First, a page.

On that occasion, Stephens told those who had gathered for the brief tribute:
"Arnold has promised us that he will play in the Masters until he is 100."
Palmer was disappointed, therefore, to learn last year that beginning in 2004, anyone beyond the age of 65 would not be allowed to play in the tournament.
He was so disappointed, in fact, that he complained. And when golf's largest living legend complains, even the Masters takes notice.
"I guess you could say that I overfixed the problem," current Masters Chairman Hootie Johnson said Wednesday. "We did have a problem. And I overfixed it."
Johnson announced prior to the 2002 tournament that former champions would no longer receive the lifetime invitation to play in the event.
He said he believed some of the former champions had abused the privilege because they no longer could post a decent score and he went so far as to send letters to Billy Casper, Gay Brewer and Doug Ford asking them not to compete.
But after both Palmer and Jack Nicklaus wrote to him saying they thought he had gone too far, Johnson threw out the year-old edict.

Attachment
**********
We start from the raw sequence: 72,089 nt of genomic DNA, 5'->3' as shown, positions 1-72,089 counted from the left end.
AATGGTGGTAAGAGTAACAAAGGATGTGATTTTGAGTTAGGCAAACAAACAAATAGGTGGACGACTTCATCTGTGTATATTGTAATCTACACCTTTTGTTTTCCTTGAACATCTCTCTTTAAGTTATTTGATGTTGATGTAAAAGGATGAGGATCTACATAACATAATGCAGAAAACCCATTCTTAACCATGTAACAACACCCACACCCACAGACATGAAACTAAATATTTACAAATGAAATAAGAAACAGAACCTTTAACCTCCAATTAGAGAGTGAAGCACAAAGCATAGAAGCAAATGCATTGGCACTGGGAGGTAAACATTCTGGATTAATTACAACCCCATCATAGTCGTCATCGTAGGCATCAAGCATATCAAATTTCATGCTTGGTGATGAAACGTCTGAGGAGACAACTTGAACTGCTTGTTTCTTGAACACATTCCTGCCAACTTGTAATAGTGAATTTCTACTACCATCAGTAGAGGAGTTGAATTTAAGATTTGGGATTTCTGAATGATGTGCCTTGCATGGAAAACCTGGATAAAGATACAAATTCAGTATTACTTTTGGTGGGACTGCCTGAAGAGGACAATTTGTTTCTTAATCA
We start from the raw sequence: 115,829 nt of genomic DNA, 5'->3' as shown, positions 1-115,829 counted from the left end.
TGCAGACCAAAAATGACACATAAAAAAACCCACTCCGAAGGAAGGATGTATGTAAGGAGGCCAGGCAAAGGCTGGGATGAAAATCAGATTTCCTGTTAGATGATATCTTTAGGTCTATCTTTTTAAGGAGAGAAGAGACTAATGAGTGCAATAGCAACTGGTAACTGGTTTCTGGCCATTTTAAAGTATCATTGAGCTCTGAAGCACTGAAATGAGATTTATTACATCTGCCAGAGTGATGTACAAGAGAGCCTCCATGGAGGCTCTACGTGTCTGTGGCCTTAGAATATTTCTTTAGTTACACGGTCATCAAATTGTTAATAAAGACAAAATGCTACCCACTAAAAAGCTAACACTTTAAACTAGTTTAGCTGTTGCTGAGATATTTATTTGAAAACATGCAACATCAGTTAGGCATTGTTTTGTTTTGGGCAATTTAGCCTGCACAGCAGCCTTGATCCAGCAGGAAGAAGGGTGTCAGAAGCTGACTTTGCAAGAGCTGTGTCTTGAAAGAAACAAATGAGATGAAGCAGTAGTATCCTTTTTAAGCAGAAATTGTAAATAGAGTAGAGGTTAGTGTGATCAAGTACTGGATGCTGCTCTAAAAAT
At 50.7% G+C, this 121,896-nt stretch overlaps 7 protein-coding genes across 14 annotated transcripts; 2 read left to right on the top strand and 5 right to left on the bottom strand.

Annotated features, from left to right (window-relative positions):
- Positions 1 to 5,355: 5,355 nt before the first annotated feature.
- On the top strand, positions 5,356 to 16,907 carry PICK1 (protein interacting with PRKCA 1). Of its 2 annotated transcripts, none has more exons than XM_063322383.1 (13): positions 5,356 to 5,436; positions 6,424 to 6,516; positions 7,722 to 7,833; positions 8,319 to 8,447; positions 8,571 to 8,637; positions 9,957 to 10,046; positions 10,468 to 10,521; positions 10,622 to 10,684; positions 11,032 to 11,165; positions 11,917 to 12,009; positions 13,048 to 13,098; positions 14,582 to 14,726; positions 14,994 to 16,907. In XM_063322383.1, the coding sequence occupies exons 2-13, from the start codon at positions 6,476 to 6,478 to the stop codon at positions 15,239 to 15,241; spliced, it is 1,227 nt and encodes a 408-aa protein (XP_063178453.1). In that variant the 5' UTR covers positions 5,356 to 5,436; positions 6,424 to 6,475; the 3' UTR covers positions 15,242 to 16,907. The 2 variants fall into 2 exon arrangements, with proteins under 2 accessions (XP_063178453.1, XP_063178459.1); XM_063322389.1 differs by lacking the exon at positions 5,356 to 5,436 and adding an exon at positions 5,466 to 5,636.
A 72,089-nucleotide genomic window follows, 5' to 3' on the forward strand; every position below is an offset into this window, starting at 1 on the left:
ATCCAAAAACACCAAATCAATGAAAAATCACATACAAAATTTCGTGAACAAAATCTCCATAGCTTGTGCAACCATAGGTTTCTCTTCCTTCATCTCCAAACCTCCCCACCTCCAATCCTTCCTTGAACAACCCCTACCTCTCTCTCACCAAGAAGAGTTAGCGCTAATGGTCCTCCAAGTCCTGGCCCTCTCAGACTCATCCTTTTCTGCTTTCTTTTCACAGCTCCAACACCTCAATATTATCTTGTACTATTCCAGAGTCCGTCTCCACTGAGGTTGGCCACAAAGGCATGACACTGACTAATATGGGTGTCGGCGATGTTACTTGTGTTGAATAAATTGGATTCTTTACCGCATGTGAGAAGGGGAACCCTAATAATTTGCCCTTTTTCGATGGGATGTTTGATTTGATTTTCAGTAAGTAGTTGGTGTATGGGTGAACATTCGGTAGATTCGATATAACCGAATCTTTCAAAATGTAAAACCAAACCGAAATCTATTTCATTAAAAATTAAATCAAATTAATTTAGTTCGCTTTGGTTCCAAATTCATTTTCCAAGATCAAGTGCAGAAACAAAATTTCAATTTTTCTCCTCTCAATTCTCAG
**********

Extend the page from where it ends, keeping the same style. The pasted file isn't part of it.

"Arnold wrote me a letter and expressed his displeasure and discomfort," Johnson said. "And, a few days later, I got a letter from Jack expressing similar sentiments.
"I asked the two of them to come to Augusta and visit with me. And they did."
During that meeting, Johnson said he thought Augusta National founder Bobby Jones intended the lifetime exeption to last only as long as a player could be competitive and would finish at least 36 holes.
"They (Palmer and Nicklaus) were in agreement with that," Johnson said. "And I also talked to Raymond Floyd and to Tom Watson and to Byron Nelson on the same issue. They all seemed to be in agreement with that philosophy.
"And with that, we rescinded the new qualifications that were to go into effect in 2004."
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